Watch "Zen for Film" (1965), a film about nothing, and everything

Video artist Nam June Paik's "Zen for Film" (1964) is a projection of clear film leader. The image changes over time as dust and imperfections become visible. From the Bard Graduate Center gallery:

Inherent in the work’s material and conceptual aspects are notions of chance, trace, changeability, boredom, silence, and nothingness. With Zen for Film, the projection of a film leader creates an image of apparent nothingness that oscillates between the immateriality of projected light and the material traces, which slowly obliterate the leader’s transparent surface. Zen for Film shares meaningful aspects of chance, silence, and nothingness with such works as composer John Cage’s 4”33” (1952) and artist Robert Rauschenberg’s White Painting (1951).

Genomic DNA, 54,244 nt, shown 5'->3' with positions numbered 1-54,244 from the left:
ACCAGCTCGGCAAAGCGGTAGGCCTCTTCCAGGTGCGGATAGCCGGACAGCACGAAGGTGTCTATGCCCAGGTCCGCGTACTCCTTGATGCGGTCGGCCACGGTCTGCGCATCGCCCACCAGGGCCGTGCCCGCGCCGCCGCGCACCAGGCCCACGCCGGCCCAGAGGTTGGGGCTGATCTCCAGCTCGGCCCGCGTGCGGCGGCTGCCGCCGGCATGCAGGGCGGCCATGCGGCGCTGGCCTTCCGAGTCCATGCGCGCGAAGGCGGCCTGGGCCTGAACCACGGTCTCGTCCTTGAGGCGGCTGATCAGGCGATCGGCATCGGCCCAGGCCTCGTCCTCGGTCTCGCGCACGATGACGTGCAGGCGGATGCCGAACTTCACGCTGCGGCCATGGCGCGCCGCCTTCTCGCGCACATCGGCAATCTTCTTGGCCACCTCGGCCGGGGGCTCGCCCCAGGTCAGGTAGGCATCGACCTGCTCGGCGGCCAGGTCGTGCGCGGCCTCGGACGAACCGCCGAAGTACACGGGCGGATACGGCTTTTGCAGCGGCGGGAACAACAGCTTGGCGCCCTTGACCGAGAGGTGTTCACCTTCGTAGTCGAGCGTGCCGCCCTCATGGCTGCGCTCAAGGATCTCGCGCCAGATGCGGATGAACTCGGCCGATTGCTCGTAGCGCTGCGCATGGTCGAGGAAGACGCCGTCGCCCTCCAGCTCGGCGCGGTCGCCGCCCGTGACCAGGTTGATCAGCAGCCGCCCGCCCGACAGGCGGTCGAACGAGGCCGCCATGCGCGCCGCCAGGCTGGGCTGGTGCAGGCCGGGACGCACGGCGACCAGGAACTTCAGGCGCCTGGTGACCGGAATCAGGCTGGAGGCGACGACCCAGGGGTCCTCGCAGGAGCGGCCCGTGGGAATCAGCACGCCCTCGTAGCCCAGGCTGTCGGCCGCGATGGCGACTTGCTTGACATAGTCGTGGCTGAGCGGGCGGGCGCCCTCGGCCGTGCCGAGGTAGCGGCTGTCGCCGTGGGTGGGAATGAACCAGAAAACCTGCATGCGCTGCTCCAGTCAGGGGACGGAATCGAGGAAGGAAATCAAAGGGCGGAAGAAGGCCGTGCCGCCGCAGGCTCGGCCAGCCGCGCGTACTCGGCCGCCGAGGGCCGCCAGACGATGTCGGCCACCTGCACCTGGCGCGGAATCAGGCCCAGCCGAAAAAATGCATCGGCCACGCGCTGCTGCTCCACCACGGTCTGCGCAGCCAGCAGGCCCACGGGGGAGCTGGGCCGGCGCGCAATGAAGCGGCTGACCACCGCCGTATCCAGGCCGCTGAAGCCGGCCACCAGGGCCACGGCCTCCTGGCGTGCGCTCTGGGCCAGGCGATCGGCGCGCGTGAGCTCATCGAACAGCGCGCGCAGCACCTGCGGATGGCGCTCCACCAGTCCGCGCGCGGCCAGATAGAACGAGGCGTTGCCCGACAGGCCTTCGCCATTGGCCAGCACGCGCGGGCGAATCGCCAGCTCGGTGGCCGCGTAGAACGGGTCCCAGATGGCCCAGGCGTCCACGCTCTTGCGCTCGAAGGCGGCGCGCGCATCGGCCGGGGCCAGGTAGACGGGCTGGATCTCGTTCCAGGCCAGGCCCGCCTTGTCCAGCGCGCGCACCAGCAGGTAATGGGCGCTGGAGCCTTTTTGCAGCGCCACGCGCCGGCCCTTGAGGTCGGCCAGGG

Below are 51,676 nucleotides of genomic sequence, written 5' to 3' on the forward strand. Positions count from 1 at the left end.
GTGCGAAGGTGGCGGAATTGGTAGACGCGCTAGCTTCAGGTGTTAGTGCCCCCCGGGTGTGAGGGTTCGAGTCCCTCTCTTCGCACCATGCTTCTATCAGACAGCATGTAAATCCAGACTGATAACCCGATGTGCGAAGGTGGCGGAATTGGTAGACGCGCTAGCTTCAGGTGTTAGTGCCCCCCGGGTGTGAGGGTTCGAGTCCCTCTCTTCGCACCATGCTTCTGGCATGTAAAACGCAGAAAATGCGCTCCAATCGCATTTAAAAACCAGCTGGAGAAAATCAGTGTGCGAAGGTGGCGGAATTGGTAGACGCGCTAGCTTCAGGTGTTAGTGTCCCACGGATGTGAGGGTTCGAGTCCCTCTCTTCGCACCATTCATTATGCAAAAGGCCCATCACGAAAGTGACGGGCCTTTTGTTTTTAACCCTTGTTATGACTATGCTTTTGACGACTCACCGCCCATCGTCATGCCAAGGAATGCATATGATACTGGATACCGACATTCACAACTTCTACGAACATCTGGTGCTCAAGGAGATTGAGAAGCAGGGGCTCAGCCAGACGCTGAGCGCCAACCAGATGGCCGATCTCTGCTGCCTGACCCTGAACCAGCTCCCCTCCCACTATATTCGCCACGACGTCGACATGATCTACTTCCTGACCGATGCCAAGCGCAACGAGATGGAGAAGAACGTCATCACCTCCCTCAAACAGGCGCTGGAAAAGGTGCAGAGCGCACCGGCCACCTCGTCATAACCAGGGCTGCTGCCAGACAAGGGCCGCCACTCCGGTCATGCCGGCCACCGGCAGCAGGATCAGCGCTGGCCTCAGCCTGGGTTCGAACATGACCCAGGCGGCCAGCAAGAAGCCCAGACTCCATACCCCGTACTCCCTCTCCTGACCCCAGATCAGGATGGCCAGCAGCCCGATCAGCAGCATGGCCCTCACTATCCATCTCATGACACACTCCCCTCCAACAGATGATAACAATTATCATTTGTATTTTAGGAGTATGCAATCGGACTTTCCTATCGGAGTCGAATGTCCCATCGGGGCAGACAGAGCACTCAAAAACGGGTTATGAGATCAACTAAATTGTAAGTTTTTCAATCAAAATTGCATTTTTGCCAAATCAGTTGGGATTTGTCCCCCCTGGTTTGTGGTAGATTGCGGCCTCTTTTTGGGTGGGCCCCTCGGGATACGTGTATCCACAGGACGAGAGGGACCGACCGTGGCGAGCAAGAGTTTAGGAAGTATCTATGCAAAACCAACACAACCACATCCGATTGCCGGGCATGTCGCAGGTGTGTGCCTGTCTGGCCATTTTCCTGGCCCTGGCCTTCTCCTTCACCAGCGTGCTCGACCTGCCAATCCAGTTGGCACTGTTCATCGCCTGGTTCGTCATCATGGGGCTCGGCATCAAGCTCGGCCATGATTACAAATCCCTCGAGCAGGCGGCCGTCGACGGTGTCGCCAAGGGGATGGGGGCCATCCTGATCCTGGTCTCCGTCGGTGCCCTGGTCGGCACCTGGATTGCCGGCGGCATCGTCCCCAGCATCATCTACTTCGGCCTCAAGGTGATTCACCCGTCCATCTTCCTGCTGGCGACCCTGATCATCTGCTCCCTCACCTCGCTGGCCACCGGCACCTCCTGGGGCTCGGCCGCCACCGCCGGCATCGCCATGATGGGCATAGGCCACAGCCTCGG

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Massive video illusion: crashing waves appear to be inside a building

Digital media studio d'strict created "WAVE," a magnificent video art work for the humongous LED screen wrapped around the SM Town building the COEX (Convention & Exhibition Center) in Seoul, Korea. The display is 80.1 meters (263 feet) wide by 20.1 meters (66 feet) high.

Below is Samsung's video about the Smart LED screen, installed in 2018: Read the rest